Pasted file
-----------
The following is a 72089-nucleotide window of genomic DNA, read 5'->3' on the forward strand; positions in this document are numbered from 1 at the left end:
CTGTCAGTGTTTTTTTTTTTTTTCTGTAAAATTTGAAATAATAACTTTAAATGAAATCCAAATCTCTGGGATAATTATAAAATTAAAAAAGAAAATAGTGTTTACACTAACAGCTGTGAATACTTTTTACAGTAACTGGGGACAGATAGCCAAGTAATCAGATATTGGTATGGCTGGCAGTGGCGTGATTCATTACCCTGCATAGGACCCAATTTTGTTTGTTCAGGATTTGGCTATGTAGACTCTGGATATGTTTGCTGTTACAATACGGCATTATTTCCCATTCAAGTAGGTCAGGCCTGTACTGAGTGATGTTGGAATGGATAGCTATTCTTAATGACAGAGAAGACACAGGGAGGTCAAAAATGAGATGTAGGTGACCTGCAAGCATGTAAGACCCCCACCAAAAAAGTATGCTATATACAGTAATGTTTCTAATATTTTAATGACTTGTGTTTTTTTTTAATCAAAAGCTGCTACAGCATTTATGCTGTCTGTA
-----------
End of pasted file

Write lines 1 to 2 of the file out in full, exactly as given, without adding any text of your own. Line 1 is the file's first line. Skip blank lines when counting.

The following is a 72089-nucleotide window of genomic DNA, read 5'->3' on the forward strand; positions in this document are numbered from 1 at the left end:
CTGTCAGTGTTTTTTTTTTTTTTCTGTAAAATTTGAAATAATAACTTTAAATGAAATCCAAATCTCTGGGATAATTATAAAATTAAAAAAGAAAATAGTGTTTACACTAACAGCTGTGAATACTTTTTACAGTAACTGGGGACAGATAGCCAAGTAATCAGATATTGGTATGGCTGGCAGTGGCGTGATTCATTACCCTGCATAGGACCCAATTTTGTTTGTTCAGGATTTGGCTATGTAGACTCTGGATATGTTTGCTGTTACAATACGGCATTATTTCCCATTCAAGTAGGTCAGGCCTGTACTGAGTGATGTTGGAATGGATAGCTATTCTTAATGACAGAGAAGACACAGGGAGGTCAAAAATGAGATGTAGGTGACCTGCAAGCATGTAAGACCCCCACCAAAAAAGTATGCTATATACAGTAATGTTTCTAATATTTTAATGACTTGTGTTTTTTTTTAATCAAAAGCTGCTACAGCATTTATGCTGTCTGTA